Tapping the Power of the Sierra Leonean Diaspora

Engineer Vidal Smith and SALvest LLC company visionary stands at the site of the future Salt Works in Ribbi chiefdom, Moyamba district, Sierra Leone

SALvest LLC wants to tap the power of the diaspora to rebuild Sierra Leone. “The time for change is now,” company visionary Vidal Smith says. “Sierra Leone is a country, rich in human and natural resources." Sewa News Stream caught up with Smith online this week. Below are excerpts from the interview:

Sewa News Stream: What does SALvest do? What are your best brands and products?

Vidal Smith: SALvest is an investment vehicle through which Sierra Leoneans or friends of Sierra Leone can pool their funds, their technical and managerial expertise to start for-profit companies in various sectors of the Sierra Leone economy.

Our first project is a venture to produce sea salt for the Sierra Leone domestic market as well as for export markets. So far we have demonstrated feasibility of our strictly solar-based, manual-harvesting production methods in two consecutive seasons of small-scale production. Because of our proprietary processes and the unique make-up of our source material in the coastal mangroves of the Yawri Bay, our product will deliver a unique taste and texture that would  enhance the finish and flavors of foods.

SNS: How are local people involved?

VS: We have engaged the local communities as partners in this venture, and they, the people of Ribbi, have welcomed and thoroughly supported our initiative. From my initial fact-finding visit in 2010 to our execution of a land lease last year, we have gotten to know and work with people at all levels; from the village elders and youths in the immediate project area, to the section chiefs and Paramount Chief, and all the way to the Moyamba District Council.

SNS: How many jobs have your company created?

VS: So far we have provided employment for 28 people for each of the production seasons, which runs from November through April each year.

SNS: What's the impact on the local economy?

VS: I would say our small venture has had quite an impact already, and will continue to do so in years to come. Even in our pre-production phase so far, we have injected income into the local economy of that section of Ribbi Chiefdom with the first annual lease payment to the land-owners, and decent wages to each of the 28 seasonal workers at the site.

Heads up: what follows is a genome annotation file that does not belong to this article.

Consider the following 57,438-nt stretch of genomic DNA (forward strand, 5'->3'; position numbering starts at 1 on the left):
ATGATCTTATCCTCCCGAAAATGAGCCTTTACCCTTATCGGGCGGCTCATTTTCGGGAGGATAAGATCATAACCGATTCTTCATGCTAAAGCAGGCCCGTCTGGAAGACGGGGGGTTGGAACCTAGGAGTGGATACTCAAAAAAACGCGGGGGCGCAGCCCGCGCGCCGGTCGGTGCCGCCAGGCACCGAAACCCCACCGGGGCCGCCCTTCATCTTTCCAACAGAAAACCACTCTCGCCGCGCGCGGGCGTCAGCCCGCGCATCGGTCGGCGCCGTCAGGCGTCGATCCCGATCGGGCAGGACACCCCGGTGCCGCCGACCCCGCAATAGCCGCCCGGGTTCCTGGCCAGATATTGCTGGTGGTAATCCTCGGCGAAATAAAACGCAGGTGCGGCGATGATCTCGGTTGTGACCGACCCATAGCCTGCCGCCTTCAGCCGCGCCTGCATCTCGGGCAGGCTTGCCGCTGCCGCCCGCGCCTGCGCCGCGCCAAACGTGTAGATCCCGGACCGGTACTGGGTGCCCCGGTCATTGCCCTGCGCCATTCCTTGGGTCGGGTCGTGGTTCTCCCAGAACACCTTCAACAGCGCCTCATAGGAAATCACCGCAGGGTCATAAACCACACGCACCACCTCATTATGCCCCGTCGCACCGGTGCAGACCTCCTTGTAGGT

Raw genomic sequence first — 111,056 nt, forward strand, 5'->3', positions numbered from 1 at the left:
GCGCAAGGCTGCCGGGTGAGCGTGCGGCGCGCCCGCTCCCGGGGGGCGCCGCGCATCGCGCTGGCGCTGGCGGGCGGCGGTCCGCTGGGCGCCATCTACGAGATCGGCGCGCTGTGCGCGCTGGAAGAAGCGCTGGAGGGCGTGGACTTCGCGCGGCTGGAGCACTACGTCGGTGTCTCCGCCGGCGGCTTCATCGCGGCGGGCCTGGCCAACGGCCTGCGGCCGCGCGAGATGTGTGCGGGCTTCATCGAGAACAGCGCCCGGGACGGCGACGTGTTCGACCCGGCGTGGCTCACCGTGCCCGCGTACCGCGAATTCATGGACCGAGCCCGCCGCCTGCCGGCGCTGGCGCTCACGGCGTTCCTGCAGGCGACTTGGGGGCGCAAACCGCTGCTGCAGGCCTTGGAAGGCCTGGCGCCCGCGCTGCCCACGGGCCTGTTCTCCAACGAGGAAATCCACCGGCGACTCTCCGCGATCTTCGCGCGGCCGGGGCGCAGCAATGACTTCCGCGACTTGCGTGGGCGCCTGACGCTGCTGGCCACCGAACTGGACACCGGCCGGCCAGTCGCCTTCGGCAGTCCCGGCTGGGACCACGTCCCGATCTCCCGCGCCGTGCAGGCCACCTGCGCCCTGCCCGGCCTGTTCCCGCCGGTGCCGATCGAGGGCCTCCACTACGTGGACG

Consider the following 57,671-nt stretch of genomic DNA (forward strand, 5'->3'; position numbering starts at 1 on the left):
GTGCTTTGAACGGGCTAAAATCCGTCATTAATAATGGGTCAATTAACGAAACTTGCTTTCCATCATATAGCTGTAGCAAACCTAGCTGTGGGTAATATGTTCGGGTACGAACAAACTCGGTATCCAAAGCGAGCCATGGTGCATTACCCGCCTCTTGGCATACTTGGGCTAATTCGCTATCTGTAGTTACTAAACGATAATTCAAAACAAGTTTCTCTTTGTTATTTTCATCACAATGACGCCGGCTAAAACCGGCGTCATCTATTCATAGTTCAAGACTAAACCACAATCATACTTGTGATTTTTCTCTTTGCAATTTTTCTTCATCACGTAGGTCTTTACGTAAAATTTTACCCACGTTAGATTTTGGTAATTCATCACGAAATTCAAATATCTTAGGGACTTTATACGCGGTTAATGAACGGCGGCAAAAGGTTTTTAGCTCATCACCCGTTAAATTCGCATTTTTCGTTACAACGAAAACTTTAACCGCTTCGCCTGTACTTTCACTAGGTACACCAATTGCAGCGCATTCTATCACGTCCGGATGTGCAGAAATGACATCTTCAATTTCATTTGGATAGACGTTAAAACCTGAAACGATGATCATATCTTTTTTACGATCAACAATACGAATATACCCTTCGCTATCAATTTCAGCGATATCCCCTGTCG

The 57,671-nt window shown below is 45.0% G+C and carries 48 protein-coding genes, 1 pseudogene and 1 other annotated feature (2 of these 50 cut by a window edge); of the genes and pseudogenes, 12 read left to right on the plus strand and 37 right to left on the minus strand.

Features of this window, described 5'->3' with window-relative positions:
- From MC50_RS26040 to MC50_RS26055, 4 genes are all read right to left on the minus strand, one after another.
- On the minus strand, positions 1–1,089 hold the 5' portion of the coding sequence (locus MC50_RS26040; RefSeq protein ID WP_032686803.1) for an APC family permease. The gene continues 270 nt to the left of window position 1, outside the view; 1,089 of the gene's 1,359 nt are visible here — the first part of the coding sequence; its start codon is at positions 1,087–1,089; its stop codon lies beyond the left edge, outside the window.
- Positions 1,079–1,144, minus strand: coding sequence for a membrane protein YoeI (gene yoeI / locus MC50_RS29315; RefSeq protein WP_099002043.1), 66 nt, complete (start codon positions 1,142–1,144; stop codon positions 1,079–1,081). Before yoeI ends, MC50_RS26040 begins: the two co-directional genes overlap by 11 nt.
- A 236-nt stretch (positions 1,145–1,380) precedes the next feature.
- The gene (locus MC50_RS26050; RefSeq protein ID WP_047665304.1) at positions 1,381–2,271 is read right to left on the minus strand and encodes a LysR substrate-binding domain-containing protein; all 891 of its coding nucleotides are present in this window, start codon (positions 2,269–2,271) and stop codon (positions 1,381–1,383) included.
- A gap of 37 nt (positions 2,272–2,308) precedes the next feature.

SNS: Tell us about some of the challenges?

VS: There are several daunting but not insurmountable challenges.

The one that is the most pressing is the difficulty of getting to/from the project site. The relative inaccessibility is a both  an advantage and a disadvantage. We would like to keep the place in its pristine condition that provides us the quality of source material which is so essential for a high quality product. On the other hand, we need to be able to travel to the place and to transport equipment and eventually manufactured products. So, a good road would be our first priority.

Next on the list is the challenge of providing electricity for further processing of the sea salt after manual harvesting. This is a challenge, though, that is more of an opportunity, because we see this as a chance to demonstrate that Salvest can provide power for productive uses in the most remote locales of Sierra Leone. Successfully meeting this challenge is key to our overall strategy in Sierra Leone.

Finally, as with all ventures, we need to raise more capital to build on the progress we have so far and turn this vision into outputs of real products.

SNS: What's next for SALvest?

VS: So far, our young company has done quite well. We have:

1. Executed a land lease and effectively partnered with the landowners and the people of in the project area
2. Demonstrated feasibility of our production methods and confirmed economic yield quantities in two consecutive seasons.
3. Our sea salt product has passed standard quality lab tests here in the U.S.A
4. During this season, completed production-scale civil works, consisting of a salt water intake channel from the sea, several storage reservoirs, and multiple condenser ponds for our serial precipitation processes.

Salt making is an ancient tradition along Sierra Leone's coast.

In some of the pictures you would observe people engaged in the art of "salt cooking" as it is called locally. In this process, salt water  that had been trapped at high tide in small ditches are allowed to evaporate in the sun. The dried, salty silt is then washed and filtered through a mesh cloth to provide the brownish brine that is further cooked over mangrove-wood fed fires in flat steel pans. The process is very laborious and energy-inefficient. A lot of the mangroves has been consumed for this vibrant cottage industry, resulting in seriously consequential damage to the delicate mangrove ecosystems.

Our process is entirely solar-based evaporation and uses no wood-fired boiling. So there is an environmental angle and "greening" aspect to our venture. It takes much longer to produce salt by this method, but it enables production of purer, bigger-grained and multi- textured salt in much larger volumes. We have also shown that we can extend production of salt well a little bit further into the rainy season.

SALvest recognizes that these salt-cooking families have depended on this traditional industry for centuries for their livelihoods, and I have met several of the youths from these families whose school fees are being paid from the salt earnings. We intend not to compete with these salt producers, but we will offer them the opportunity to join us as employees or distribution agents.

Next in our plans is to complete construction of multiple crystallizer ponds and install brine storage tanks in preparation for full scale production.

Click for more information about SALvest


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